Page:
Access 2nd router through network

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RVFmal

New Around Here
Probably a noob oversight, but here goes.

I have a small home network consisting of Router 1 (with Fibre Internet) Asus DSL-AC52U and Router 2 TP-Link Archer D5 AC1200

Router 1 is main router with IP 192.168.1.1 ; 255.255.255.0

Router 2 is installed in another building to provision internet access without access to Router 1 building LAN. It is connected to Router 1 by WAN port with IP configured to 192.168.1.81, 255.255.255.0 Default Gateway 192.168.1.1.

Router 2 LAN is configured in another IP range 10.0.0.1 ; 255.255.255.0

What I am battling with is accessing router 2 on the router 1 network (for troubleshooting without the need to go to 2nd house).
 

ColinTaylor

Part of the Furniture
I'm not familiar with TP-Link devices but looking at chapter 13.6 of the manual it looks like you need to enable Remote Management at Advanced > System Tools > Administration > Remote Management.
 
Last edited:

dosborne

Very Senior Member
Similar to another post I just made for someone else, why not put the routers on the same subnet (192.168.1.x) and use the LAN port instead of the WAN port on router 2?
 

RVFmal

New Around Here
Similar to another post I just made for someone else, why not put the routers on the same subnet (192.168.1.x) and use the LAN port instead of the WAN port on router 2?
To ensure that the 2 networks are seperate and devices/users on Router 2 network do not have access to devices on Router 1 network (security camera's, alarm system etc)
 

ColinTaylor

Part of the Furniture
To ensure that the 2 networks are seperate and devices/users on Router 2 network do not have access to devices on Router 1 network (security camera's, alarm system etc)
But the way you have it setup at the moment all clients on Router 2's network can access any device on Router 1's network (depending on each devices' own security settings).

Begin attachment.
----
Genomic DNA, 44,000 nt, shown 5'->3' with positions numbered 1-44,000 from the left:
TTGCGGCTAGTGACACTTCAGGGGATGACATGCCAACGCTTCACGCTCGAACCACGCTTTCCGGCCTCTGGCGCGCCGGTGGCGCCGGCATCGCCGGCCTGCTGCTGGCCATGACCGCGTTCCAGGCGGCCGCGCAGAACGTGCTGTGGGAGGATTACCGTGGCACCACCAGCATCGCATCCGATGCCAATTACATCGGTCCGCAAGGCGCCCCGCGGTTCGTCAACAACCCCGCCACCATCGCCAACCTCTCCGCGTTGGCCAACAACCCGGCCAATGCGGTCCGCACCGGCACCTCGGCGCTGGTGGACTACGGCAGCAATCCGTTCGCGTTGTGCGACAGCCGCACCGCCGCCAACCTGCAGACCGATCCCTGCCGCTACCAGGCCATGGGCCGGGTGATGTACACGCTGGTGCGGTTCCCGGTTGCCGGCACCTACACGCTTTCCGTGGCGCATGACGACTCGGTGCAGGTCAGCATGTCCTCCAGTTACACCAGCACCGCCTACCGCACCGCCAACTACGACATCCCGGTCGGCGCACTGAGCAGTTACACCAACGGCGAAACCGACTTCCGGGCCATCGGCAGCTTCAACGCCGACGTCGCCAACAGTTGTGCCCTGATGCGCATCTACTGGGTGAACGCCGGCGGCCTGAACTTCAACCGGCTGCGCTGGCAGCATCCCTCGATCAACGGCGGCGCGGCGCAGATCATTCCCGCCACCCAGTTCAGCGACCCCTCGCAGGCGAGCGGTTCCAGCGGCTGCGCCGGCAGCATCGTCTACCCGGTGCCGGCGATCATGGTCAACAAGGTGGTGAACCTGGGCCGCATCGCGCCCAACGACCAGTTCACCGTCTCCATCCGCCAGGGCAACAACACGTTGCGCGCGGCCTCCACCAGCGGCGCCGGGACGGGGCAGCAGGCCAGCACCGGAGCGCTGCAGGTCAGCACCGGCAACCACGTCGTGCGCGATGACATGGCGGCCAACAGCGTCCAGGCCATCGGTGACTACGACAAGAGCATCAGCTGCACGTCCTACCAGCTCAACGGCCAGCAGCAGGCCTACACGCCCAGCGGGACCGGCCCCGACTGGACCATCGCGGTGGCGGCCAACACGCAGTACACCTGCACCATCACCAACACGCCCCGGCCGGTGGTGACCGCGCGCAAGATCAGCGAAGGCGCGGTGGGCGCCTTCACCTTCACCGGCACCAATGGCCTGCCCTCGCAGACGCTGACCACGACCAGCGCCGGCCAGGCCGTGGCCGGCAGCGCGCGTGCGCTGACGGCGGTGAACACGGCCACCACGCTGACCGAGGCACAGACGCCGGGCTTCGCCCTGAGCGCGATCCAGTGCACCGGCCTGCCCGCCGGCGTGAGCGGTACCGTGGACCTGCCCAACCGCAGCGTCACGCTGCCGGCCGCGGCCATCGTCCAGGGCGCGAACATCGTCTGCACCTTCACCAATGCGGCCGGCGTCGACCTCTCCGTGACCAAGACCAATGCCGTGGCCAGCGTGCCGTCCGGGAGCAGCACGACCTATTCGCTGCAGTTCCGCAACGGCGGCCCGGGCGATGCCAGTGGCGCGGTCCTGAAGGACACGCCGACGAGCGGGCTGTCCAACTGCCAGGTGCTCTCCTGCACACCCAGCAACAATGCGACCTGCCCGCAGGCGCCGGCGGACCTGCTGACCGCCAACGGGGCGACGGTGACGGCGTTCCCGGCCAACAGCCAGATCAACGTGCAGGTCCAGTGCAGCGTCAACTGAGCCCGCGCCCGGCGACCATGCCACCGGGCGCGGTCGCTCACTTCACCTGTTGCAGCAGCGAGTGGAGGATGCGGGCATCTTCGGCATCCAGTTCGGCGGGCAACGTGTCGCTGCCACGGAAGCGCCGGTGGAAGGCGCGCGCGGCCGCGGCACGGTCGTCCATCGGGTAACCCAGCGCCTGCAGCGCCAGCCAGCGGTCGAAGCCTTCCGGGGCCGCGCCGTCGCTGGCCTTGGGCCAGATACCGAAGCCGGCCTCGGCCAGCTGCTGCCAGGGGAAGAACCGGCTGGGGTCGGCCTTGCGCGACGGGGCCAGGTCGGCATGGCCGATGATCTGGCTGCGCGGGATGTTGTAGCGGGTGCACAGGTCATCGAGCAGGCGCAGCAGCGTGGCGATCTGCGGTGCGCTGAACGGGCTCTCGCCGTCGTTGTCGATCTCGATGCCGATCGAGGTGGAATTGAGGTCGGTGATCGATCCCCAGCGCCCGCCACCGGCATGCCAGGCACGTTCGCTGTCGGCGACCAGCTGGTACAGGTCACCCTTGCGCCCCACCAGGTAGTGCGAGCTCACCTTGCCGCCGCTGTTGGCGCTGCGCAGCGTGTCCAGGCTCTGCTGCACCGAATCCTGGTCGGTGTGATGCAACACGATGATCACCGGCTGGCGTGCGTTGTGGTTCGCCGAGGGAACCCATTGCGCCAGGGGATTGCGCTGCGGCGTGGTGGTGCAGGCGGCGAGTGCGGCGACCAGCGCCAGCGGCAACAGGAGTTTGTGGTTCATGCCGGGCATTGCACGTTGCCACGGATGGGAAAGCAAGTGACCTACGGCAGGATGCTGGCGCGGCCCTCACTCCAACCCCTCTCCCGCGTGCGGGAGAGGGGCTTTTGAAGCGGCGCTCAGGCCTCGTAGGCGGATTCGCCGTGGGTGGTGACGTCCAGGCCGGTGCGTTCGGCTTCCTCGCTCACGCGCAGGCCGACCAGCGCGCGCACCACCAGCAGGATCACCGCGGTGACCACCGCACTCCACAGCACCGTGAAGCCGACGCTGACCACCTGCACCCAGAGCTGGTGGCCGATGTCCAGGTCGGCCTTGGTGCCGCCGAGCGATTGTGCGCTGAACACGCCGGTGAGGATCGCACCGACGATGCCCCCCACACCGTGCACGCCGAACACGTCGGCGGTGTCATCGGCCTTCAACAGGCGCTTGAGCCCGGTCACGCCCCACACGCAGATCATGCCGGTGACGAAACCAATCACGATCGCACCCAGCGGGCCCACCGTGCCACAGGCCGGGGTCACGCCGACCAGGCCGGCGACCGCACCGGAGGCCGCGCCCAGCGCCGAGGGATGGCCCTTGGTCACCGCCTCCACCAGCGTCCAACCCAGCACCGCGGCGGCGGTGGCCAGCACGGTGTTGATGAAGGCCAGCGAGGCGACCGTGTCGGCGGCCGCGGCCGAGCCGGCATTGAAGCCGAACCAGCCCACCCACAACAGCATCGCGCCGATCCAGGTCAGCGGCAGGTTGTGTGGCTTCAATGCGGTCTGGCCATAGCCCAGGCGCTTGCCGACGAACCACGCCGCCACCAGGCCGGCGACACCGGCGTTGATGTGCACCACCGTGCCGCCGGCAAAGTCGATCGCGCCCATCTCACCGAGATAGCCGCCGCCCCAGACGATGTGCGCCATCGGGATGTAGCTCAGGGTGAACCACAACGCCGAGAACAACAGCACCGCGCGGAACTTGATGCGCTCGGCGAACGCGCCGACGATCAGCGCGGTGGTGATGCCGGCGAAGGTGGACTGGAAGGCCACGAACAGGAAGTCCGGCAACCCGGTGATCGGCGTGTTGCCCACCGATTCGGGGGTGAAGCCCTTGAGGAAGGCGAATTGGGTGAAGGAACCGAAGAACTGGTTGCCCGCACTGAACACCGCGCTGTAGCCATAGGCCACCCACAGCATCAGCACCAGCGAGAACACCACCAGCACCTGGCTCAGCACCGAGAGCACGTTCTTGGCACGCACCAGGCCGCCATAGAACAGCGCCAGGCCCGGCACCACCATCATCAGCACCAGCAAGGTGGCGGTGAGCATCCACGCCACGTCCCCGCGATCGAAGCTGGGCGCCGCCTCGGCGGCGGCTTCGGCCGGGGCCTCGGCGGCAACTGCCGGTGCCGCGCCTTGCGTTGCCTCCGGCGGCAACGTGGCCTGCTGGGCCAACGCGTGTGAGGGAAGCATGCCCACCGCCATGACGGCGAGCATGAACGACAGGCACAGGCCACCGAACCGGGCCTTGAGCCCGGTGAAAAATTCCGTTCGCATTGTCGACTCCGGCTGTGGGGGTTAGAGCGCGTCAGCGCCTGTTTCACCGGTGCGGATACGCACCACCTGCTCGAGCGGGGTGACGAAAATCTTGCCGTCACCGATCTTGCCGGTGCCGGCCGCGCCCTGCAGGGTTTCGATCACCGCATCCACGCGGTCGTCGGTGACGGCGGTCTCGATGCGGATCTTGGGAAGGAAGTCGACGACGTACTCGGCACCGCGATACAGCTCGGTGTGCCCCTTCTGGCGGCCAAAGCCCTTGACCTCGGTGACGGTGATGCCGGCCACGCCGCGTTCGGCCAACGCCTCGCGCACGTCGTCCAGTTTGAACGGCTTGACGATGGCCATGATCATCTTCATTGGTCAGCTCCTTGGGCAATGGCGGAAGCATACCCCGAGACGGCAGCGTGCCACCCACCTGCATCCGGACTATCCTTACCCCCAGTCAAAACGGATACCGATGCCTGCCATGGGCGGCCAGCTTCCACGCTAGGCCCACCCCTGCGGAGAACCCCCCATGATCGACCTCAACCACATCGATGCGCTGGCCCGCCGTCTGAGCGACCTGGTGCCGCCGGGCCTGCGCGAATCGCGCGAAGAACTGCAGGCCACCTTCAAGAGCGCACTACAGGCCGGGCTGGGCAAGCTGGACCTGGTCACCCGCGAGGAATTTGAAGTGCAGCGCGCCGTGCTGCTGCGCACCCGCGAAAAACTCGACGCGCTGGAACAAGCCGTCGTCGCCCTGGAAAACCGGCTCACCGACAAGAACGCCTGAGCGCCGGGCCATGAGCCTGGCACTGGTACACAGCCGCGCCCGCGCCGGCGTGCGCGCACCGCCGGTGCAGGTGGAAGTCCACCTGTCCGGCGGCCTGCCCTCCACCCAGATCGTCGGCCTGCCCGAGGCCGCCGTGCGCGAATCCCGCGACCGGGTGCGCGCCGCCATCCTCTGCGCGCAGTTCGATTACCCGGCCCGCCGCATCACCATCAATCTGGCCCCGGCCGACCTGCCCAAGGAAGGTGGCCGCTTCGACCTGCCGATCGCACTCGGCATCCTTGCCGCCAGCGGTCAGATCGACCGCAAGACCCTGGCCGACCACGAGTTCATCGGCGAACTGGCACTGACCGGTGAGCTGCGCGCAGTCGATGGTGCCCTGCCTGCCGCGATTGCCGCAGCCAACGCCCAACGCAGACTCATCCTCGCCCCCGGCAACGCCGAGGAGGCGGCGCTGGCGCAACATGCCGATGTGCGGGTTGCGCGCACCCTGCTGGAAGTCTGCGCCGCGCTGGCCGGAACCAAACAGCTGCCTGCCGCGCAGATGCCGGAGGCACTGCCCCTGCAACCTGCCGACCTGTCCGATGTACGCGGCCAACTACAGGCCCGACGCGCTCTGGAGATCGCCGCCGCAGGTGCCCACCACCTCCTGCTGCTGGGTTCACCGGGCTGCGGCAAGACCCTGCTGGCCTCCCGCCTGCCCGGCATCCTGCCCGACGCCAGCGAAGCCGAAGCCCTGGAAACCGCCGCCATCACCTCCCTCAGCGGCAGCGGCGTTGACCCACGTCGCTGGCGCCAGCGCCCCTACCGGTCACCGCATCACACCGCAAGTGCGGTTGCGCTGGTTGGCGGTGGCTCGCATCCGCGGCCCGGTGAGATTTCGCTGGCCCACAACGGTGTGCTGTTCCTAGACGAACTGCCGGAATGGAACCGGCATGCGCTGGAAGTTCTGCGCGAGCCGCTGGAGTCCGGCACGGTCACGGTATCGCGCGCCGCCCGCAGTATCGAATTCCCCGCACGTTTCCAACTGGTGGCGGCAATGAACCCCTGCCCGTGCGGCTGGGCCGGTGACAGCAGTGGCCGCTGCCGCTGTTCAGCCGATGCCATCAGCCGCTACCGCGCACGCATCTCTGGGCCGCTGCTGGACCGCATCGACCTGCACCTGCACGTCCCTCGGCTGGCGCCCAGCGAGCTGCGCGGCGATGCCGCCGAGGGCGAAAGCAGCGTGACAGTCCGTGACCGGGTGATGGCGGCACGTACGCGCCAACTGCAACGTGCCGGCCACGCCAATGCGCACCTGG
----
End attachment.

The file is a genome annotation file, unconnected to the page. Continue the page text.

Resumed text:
RVFmal

New Around Here
Hmmm, my understanding was that given router 2's difference in IP range, that they could not access devices in the router 1 range. Clearly I have a lot to learn.
 

ColinTaylor

Part of the Furniture
Hmmm, my understanding was that given router 2's difference in IP range, that they could not access devices in the router 1 range. Clearly I have a lot to learn.
From the perspective of Router 2 everything connected upstream of its WAN interface is "the internet". It doesn't matter whether the destination is one hop away or 50. It doesn't matter whether the destination IP address is 192.168.1.50 or 8.8.8.8, it's all "the internet" as far as the router is concerned.
 

RVFmal

New Around Here
From the perspective of Router 2 everything connected upstream of its WAN interface is "the internet". It doesn't matter whether the destination is one hop away or 50. It doesn't matter whether the destination IP address is 192.168.1.50 or 8.8.8.8, it's all "the internet" as far as the router is concerned.
So how best to set up the networks?
 

ColinTaylor

Part of the Furniture
I can't see anything in the TP-Link manual that would help in your current physical configuration (maybe I'm missing it). But if you could swap the two routers around you could use the Asus' "Network Services Filter" to block it access to the (now upstream) TP-Link LAN.
 

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